Irritable Bowel Syndrome Average Cost

From 369 quotes ranging from $200 - 1,500

Average Cost


First Walk is on Us!

✓ GPS tracked walks
✓ Activity reports
✓ On-demand walkers
Book FREE Walk

Jump to Section

What is Irritable Bowel Syndrome?

Irritable bowel syndrome often causes pain and discomfort in affected cats. Prompt veterinary treatment is recommended so that the cat can maintain a positive quality of life. With proper treatment, symptoms can be managed and the condition should not affect life-expectancy.

Irritable bowel syndrome (IBS) is a sensitivity of the lower bowels characterized by frequent urges to defecate, diarrhea or constipation, and cramping. The condition is typically caused by stress, dietary intolerance, or a disruption in the bowel’s chemical functions. Irritable bowel syndrome is often confused with inflammatory bowel disease (IBD). The difference is that IBS occurs as a result of a psychosomatic (mental) condition while IBD is an inflammation of the intestinal lining caused by an underlying disease.

Symptoms of Irritable Bowel Syndrome in Cats

The symptoms of irritable bowel syndrome in cats can range in frequency and severity and may include: 

  • Difficulty with defecation 
  • Chronic intermittent diarrhea
  • Frequent passing of feces 
  • Mucus or blood in the feces
  • Constipation
  • Abdominal pain
  • Changes in appetite
  • Nausea 
  • Gas
  • Bloating
  • Vomiting
  • Weight loss
  • Lethargy

Causes of Irritable Bowel Syndrome in Cats

It is often difficult to pinpoint the exact cause of irritable bowel syndrome. The condition is primarily related to stress caused by factors such as a change in living situation or routine, the addition of new pets or children to the home, trauma, or lack of stimulation. Other causes may include:

  • Separation anxiety
  • Dietary intolerances
  • Lack of dietary fiber
  • Abnormal colon function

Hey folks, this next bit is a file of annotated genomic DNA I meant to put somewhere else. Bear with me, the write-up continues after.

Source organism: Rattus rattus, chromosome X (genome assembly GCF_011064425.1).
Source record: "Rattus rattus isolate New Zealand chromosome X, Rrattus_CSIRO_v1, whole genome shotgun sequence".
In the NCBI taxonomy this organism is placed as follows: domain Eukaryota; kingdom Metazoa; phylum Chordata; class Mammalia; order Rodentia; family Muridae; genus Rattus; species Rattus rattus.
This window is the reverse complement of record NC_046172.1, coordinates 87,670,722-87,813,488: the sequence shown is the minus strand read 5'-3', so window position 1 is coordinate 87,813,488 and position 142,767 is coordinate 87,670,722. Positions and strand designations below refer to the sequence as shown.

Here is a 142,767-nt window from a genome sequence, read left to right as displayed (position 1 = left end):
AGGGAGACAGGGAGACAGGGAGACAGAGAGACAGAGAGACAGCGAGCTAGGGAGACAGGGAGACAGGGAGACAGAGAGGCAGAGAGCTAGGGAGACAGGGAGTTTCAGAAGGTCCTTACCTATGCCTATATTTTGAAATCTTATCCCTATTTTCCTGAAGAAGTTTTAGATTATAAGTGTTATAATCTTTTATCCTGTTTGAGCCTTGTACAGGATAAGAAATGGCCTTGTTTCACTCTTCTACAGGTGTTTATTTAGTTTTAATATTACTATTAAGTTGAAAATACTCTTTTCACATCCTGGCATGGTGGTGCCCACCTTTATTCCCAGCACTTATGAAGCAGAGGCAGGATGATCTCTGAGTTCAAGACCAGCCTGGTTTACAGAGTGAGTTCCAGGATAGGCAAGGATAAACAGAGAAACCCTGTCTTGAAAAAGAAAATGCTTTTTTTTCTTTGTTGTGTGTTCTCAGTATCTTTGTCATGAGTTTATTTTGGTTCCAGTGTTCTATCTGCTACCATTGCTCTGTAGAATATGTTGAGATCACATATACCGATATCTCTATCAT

• Neural dysfunction 

Diagnosis of Irritable Bowel Syndrome in Cats

Prior to examination, the veterinarian will review the cat’s medical history and discuss details regarding the onset of symptoms. Owners should be prepared to provide the vet with information regarding changes in the cat’s personality, theories regarding other possible causes, and information regarding recent changes to the cat’s environment. A physical exam will be performed and a standard set of lab tests will likely be ordered to assess the cat’s overall health. This may include a complete blood count (CBC), biochemistry profile, urinalysis, fecal examination, and electrolyte panel. Negative test results may indicate the presence of IPS since it is primarily a mental condition. X-rays or ultrasounds may be ordered to help with visual diagnosis and intestinal tissue biopsies may be recommended. 

The symptoms of irritable bowel syndrome are similar to those of other conditions. Prior to making a definitive diagnosis, the vet will attempt to rule out other possible causes including inflammatory bowel disease, food allergies, feline leukemia, metabolic disease, bacterial or parasitic infections, or cancer. 

Treatment of Irritable Bowel Syndrome in Cats

Unless the cat is severely dehydrated, outpatient treatment will likely be sufficient. There is no single treatment for irritable bowel syndrome, so the vet is likely to recommend a combination of therapies.